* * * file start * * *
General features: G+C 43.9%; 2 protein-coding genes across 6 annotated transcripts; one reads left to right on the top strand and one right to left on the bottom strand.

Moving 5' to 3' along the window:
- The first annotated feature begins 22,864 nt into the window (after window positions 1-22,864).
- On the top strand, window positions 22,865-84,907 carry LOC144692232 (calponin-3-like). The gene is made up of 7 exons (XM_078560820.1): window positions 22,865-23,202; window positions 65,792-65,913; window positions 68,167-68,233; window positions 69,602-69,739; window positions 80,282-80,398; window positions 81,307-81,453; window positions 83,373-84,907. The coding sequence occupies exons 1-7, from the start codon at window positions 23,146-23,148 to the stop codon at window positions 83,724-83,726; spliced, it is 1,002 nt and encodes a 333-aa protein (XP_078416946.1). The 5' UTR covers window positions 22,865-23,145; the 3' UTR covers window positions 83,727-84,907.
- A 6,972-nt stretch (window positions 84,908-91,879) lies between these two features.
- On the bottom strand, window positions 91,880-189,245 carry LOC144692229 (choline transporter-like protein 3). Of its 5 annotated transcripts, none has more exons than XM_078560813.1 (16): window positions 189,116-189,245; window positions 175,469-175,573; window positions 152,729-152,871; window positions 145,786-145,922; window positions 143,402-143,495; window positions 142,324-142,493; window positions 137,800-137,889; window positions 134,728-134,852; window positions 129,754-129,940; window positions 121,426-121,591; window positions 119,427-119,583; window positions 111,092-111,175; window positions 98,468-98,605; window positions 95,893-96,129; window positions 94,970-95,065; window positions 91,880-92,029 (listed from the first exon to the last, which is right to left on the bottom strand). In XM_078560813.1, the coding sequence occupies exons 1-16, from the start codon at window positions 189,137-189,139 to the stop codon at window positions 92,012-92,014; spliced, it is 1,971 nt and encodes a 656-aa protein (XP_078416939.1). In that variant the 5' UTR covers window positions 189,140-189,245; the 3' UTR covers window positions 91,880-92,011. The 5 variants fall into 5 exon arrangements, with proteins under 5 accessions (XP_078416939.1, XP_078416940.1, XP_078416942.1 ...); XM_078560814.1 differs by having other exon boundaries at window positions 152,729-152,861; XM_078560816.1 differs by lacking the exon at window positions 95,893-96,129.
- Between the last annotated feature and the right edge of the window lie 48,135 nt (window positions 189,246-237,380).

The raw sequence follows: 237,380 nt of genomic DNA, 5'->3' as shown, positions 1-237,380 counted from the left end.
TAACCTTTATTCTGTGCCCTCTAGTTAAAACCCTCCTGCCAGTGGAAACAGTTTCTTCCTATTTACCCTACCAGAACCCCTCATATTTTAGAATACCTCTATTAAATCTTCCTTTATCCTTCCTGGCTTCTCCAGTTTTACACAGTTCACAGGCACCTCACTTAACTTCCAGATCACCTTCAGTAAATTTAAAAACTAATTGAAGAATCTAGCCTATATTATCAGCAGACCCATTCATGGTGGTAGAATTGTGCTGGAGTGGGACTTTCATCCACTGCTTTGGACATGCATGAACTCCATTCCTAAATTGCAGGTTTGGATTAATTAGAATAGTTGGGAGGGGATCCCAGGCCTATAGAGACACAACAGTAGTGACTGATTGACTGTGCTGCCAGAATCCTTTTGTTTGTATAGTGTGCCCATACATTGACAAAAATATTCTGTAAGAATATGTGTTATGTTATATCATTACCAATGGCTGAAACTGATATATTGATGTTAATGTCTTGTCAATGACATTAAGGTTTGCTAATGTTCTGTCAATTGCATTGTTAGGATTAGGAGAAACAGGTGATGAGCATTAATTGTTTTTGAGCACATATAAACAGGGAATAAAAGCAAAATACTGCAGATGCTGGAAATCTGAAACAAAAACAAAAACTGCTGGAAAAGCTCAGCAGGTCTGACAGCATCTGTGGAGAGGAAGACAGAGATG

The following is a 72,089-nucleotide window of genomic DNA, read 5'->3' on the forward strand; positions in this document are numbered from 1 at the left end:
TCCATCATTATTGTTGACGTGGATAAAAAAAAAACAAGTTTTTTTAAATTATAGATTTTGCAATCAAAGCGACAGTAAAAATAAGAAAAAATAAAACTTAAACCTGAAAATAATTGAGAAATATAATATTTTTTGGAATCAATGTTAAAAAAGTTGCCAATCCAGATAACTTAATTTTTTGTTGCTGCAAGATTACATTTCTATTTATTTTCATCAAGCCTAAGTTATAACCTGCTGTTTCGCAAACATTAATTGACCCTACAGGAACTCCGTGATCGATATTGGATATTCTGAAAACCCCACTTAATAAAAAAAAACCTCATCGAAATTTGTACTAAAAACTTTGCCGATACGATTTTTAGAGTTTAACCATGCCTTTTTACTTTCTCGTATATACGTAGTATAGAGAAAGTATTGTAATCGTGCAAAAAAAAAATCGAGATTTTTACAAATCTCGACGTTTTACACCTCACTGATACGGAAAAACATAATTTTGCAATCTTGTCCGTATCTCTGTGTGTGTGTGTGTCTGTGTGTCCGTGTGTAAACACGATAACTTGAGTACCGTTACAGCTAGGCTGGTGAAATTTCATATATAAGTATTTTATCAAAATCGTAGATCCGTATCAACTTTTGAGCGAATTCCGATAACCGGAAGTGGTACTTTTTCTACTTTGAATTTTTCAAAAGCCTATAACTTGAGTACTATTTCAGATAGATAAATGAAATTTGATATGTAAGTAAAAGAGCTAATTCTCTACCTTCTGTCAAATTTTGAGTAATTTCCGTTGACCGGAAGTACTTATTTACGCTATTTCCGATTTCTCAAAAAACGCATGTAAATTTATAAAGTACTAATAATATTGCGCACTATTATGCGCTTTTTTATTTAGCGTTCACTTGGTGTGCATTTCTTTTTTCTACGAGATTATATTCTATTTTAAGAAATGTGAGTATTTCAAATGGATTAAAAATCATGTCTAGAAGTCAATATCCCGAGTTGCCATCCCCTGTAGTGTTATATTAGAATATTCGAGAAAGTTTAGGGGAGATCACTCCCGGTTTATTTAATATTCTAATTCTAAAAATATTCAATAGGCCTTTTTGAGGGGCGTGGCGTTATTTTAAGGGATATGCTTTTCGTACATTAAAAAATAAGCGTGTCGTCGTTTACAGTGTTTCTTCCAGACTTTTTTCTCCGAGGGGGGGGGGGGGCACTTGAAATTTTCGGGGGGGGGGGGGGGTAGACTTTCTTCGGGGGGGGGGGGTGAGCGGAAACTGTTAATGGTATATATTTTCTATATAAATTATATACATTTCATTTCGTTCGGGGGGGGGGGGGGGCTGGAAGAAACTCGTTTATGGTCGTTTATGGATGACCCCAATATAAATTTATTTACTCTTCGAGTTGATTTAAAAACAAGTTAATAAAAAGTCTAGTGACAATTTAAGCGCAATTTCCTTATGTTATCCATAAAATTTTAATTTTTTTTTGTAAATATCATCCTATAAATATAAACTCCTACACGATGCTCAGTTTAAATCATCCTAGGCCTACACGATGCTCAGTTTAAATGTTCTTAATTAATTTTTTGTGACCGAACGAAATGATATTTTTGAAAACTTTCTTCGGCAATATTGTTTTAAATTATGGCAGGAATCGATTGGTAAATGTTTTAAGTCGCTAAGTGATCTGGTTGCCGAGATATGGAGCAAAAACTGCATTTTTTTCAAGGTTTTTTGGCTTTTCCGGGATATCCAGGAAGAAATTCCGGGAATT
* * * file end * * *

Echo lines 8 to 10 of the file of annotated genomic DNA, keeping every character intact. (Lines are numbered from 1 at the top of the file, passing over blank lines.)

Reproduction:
The raw sequence follows: 237,380 nt of genomic DNA, 5'->3' as shown, positions 1-237,380 counted from the left end.
TAACCTTTATTCTGTGCCCTCTAGTTAAAACCCTCCTGCCAGTGGAAACAGTTTCTTCCTATTTACCCTACCAGAACCCCTCATATTTTAGAATACCTCTATTAAATCTTCCTTTATCCTTCCTGGCTTCTCCAGTTTTACACAGTTCACAGGCACCTCACTTAACTTCCAGATCACCTTCAGTAAATTTAAAAACTAATTGAAGAATCTAGCCTATATTATCAGCAGACCCATTCATGGTGGTAGAATTGTGCTGGAGTGGGACTTTCATCCACTGCTTTGGACATGCATGAACTCCATTCCTAAATTGCAGGTTTGGATTAATTAGAATAGTTGGGAGGGGATCCCAGGCCTATAGAGACACAACAGTAGTGACTGATTGACTGTGCTGCCAGAATCCTTTTGTTTGTATAGTGTGCCCATACATTGACAAAAATATTCTGTAAGAATATGTGTTATGTTATATCATTACCAATGGCTGAAACTGATATATTGATGTTAATGTCTTGTCAATGACATTAAGGTTTGCTAATGTTCTGTCAATTGCATTGTTAGGATTAGGAGAAACAGGTGATGAGCATTAATTGTTTTTGAGCACATATAAACAGGGAATAAAAGCAAAATACTGCAGATGCTGGAAATCTGAAACAAAAACAAAAACTGCTGGAAAAGCTCAGCAGGTCTGACAGCATCTGTGGAGAGGAAGACAGAGATG

The following is a 72,089-nucleotide window of genomic DNA, read 5'->3' on the forward strand; positions in this document are numbered from 1 at the left end: